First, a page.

It's not uncommon for emotions to flare over parenting and housework, and the emotions can become extreme, said psychologist Willard F. Harley of White Bear Lake, Minn.

"The thing that infuriates most women isn't what he doesn't do, it's what he does do," said Harley, whose written books on relationships. "Women see their husbands at home at night drinking a beer or resting comfortably — seeing him there resting makes her really frustrated."

Chase remembers getting upset over the amount of time her husband was out of the house. "Everything seemed unfair," the Atlanta resident said. "It was breeding a lot of resentment."

advertising

Johnson said she can "identify with the rage" in the article, but attributes a lot of the issues to the different communication styles of men and women.

She initially tried to solve their problems by yelling. When her husband asked her to stop, she told him: "I have to yell because I have to get your attention."

Eventually, she realized telling him what was bothering her yielded better results.

"I don't expect my husband to be perfect," she said. "I expect him to try harder."

It's a role Tom Johnson, 33, is comfortable with. He likes when they sit down and come up with ways to address their concerns. "The whole solution thing is great," he said.

That's really what many men want, added Thomas Haller, a couples therapist and author in Bay City, Mich.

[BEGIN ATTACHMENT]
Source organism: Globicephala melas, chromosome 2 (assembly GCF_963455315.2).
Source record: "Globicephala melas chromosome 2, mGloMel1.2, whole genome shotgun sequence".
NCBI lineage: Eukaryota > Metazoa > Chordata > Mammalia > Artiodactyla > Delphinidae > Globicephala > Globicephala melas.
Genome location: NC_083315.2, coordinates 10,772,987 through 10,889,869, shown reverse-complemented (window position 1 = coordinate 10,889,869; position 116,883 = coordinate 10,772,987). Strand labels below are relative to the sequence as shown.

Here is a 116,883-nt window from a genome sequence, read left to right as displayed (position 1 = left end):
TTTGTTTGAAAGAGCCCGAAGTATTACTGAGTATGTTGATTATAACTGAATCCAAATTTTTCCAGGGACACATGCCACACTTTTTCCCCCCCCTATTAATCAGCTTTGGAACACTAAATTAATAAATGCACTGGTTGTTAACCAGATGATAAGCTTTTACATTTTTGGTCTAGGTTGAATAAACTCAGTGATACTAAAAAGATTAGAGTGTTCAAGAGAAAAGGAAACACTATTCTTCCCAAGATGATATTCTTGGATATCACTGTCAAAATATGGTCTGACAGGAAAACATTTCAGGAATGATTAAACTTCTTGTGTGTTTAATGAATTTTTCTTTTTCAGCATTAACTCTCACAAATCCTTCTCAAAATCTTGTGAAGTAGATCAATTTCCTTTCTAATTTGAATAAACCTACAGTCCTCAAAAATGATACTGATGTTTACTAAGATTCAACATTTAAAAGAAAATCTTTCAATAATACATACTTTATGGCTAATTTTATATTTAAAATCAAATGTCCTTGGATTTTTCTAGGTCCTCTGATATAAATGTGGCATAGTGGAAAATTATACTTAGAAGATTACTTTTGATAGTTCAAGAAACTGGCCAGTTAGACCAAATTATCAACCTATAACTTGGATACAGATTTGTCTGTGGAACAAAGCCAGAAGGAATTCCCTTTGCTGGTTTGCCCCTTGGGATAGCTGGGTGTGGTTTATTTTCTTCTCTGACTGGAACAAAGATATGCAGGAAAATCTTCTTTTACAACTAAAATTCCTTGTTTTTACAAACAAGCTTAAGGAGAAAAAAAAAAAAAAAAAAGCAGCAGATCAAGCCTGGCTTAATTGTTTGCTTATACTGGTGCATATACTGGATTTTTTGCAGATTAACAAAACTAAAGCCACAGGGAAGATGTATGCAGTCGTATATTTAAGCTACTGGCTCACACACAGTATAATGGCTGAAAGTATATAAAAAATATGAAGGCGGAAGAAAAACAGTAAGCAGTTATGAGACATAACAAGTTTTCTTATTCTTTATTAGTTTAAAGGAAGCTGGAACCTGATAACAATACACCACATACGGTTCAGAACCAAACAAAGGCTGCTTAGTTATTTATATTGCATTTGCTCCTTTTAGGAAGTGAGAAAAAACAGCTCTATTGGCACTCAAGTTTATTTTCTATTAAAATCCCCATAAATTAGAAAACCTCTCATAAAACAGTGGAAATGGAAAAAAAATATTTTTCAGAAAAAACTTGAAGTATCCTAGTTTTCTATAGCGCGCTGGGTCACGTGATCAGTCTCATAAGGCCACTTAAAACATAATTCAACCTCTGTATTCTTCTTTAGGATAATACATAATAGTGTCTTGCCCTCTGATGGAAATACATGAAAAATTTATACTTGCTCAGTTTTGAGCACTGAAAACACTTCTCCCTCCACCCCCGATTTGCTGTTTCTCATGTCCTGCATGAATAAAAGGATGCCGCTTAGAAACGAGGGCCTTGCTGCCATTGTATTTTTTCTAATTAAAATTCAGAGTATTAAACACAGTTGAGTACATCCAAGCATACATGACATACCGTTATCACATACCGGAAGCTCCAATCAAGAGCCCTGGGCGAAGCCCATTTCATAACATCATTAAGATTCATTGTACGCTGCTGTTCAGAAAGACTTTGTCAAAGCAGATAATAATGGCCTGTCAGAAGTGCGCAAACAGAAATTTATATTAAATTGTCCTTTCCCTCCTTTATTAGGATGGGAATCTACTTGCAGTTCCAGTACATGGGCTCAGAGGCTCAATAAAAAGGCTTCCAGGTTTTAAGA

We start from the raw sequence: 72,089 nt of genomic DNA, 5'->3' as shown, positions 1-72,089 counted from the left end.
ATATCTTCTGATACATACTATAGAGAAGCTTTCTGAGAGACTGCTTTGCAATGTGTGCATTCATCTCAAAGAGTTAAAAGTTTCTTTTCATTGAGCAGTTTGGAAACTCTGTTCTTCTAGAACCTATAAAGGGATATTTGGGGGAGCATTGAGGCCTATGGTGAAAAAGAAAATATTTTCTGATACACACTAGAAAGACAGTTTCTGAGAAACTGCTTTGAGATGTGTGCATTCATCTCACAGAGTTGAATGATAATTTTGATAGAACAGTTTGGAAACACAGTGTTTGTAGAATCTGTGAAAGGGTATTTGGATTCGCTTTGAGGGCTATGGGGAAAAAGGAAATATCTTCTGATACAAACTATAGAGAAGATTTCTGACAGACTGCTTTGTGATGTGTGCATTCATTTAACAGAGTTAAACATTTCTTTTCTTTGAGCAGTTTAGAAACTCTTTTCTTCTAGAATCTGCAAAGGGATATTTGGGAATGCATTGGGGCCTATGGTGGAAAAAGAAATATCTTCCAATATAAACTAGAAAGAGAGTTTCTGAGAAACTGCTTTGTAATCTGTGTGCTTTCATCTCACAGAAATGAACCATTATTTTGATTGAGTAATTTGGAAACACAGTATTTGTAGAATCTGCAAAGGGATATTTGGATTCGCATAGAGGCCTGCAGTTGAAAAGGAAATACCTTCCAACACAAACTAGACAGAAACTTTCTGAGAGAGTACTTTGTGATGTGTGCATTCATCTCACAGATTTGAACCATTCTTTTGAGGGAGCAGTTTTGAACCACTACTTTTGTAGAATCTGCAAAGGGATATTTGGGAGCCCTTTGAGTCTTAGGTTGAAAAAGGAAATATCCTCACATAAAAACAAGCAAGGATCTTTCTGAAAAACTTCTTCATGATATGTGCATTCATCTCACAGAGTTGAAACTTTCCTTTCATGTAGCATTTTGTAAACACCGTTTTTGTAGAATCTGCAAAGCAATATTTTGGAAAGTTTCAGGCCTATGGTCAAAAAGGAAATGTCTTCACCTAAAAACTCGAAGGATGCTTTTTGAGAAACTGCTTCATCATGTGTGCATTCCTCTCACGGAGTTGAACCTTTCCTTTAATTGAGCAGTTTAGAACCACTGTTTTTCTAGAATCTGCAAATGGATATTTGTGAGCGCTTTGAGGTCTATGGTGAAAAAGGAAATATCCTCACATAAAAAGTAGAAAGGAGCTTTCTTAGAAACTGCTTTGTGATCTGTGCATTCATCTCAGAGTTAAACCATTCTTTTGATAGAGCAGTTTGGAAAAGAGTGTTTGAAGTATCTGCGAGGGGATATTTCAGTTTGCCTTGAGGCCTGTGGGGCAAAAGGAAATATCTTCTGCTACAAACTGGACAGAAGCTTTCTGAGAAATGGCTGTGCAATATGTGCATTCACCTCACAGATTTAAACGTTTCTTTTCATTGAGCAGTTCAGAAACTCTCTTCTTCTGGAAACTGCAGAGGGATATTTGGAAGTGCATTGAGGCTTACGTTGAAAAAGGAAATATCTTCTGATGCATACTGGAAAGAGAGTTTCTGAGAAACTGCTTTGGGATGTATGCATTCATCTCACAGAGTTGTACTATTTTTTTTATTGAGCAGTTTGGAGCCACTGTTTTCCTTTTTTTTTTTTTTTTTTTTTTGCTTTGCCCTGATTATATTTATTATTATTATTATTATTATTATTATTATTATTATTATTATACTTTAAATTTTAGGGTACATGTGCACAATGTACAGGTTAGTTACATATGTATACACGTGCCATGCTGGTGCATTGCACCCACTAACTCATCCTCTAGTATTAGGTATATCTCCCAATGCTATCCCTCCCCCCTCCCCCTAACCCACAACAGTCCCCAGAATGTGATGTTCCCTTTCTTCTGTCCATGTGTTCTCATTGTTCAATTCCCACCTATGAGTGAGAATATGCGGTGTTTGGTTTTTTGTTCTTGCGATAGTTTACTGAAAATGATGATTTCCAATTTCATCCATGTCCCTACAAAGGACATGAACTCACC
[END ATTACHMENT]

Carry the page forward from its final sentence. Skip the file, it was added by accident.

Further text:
"Women want to talk around and around an issue," said Haller. "Men just want to know what the problem is and what to do about it."

10 tips for a better home life

Frustrated by the division of labor at home? Don't get mad, get talking.

Anger can be lessened when couples communicate their expectations and offer ideas on how they can accomplish them, said marriage counselor Thomas Haller.

Drop the yelling and arguing, said psychologist Willard Harley. Leave the room, think happy thoughts, pray or find some other way to release anger before starting a discussion.

"Get the adrenaline out of your system," he said. "When you deal with (an issue) without adrenaline in your system, you're more likely to solve the problem."

Haller, Harley and Cari L. Sans, director of Counseling Corner for Marriage and Family Therapy in New York, offered the following tips:

Choose the timing of discussions carefully. Make sure the children won't be interrupting and that both partners are able to focus on the conversation.